Mid-winter’s day proved to be the best winter birding within living memory. The winter species list might be shorter than summer, but if anything the actual head count is greater. Altitudinal migrants and all other stragglers congregate in the Cavern valley at this time of year because of its sheltered warmth.

sentinel-rock-thrush

Fairy Flycatchers are now regular and guaranteed. They never lose their charm – busy and oblivious of all else. They seem to prefer big acacias and the ouhout scrub. Bush Blackcaps too are now a virtual garden certainty, especially in the thicket below the swimming pool.Gurney’s Sugarbirds, sometimes 20 in view at once, dominated the aloes in the garden. Lots of the garden regulars – Cape and Chorister Robin-Chats, Southern Boubou, Fiscal Flycatcher – seem to have multiplied in the short three weeks since the last blog; never a moment without seeing them.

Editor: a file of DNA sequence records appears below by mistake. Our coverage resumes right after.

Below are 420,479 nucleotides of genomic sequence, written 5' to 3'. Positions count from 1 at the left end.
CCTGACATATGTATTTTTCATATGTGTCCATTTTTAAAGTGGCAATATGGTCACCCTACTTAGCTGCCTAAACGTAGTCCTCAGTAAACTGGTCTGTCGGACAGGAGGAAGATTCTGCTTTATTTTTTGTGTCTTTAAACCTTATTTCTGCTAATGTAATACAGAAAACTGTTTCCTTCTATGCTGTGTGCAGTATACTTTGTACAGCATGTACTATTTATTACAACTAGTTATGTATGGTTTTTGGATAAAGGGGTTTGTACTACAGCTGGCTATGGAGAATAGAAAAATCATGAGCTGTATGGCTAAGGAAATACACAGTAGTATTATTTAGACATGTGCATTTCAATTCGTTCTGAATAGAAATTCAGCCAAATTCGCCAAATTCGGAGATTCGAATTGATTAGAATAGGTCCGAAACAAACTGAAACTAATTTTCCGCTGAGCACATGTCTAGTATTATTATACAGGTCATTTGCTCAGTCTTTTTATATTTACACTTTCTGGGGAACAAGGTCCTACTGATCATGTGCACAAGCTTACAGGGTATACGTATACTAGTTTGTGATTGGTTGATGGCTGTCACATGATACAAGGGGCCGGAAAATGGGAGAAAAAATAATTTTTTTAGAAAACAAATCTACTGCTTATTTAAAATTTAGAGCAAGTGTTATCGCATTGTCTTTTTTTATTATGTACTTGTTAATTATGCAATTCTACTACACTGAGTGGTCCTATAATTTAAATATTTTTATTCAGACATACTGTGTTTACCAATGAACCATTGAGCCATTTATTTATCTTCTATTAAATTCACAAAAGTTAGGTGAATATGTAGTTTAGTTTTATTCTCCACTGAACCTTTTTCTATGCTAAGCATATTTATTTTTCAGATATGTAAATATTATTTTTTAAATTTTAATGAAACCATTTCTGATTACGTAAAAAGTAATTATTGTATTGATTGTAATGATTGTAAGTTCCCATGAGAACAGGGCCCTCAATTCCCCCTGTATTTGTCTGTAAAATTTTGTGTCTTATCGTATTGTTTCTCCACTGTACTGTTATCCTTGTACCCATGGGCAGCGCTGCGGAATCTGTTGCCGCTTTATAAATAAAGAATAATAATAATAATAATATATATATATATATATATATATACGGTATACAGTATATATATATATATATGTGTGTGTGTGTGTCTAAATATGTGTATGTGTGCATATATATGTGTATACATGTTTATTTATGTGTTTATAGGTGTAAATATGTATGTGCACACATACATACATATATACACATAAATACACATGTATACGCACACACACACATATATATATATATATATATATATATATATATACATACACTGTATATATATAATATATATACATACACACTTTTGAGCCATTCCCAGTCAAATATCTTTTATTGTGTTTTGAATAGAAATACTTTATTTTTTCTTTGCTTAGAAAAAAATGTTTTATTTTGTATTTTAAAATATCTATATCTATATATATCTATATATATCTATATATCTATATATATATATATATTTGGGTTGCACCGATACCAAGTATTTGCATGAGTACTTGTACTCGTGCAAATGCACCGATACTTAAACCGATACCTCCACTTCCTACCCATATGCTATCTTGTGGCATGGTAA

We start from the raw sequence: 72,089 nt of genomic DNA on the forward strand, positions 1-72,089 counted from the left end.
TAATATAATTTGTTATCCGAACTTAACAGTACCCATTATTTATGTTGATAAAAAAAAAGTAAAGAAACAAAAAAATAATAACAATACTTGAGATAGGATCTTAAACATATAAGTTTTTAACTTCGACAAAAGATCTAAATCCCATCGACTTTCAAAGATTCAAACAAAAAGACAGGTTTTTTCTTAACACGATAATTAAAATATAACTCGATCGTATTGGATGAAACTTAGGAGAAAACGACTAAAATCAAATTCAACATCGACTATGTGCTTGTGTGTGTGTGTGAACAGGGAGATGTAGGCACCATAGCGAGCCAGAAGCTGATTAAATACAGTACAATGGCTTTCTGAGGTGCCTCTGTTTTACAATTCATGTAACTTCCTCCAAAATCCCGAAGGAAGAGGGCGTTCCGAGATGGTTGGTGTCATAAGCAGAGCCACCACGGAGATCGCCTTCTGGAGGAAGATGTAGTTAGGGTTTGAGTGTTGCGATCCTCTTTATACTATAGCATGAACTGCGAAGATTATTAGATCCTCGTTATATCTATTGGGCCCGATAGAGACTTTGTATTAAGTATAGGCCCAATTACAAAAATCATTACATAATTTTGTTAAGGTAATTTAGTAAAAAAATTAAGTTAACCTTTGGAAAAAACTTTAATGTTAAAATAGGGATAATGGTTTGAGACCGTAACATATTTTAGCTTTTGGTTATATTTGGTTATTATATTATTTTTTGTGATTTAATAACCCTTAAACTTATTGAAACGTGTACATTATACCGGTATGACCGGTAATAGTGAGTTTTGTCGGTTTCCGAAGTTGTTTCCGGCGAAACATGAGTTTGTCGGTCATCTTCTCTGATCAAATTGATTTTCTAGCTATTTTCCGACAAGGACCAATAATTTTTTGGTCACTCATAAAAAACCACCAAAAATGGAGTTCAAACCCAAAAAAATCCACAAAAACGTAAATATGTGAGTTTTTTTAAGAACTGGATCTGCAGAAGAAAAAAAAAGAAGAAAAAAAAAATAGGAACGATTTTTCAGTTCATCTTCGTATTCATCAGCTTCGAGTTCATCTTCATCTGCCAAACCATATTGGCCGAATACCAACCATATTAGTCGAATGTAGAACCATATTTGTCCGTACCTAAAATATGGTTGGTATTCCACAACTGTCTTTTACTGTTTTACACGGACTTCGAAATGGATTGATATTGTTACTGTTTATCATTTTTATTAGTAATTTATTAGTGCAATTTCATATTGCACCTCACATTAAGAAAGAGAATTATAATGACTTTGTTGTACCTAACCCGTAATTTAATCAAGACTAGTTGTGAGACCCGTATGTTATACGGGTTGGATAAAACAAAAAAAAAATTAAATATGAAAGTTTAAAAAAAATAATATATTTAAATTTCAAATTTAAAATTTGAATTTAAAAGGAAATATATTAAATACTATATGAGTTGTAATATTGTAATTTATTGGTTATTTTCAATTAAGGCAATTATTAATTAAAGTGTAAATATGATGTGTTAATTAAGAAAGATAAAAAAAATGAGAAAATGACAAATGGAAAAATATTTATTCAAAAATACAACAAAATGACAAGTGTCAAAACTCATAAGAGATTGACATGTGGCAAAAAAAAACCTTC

bush-blackcap

Walking the trail towards top dam offers the best chance for vultures. There were five Cape Vultures circling Sugar Loaf for at least ten minutes, with the bonus of a Lammergeyer at the same time cruising back and forth along the krans edge. This is the time of year when Rock Martins are supposed to vacate the Berg top, and indeed there were lots. They mingle with almost look-alike Brown-throated Martins. The difference is that the Rock is yellowish brown, with white panels in the tail when it’s spread; the Brown-throated is greyish brown, often with a paler belly, no tail panels. They made a fine display skimming at ground level.

paradise-flycatcher

Without doubt the highlight was a Sentinel Rock-Thrush, a first at this altitude here. It’s easily distinguished from the regular Cape Rock-Thrush by having a bigger blue-grey hood and a completely grey-blue back. It stayed in a freshly burnt area – perhaps that’s the habitat cue?

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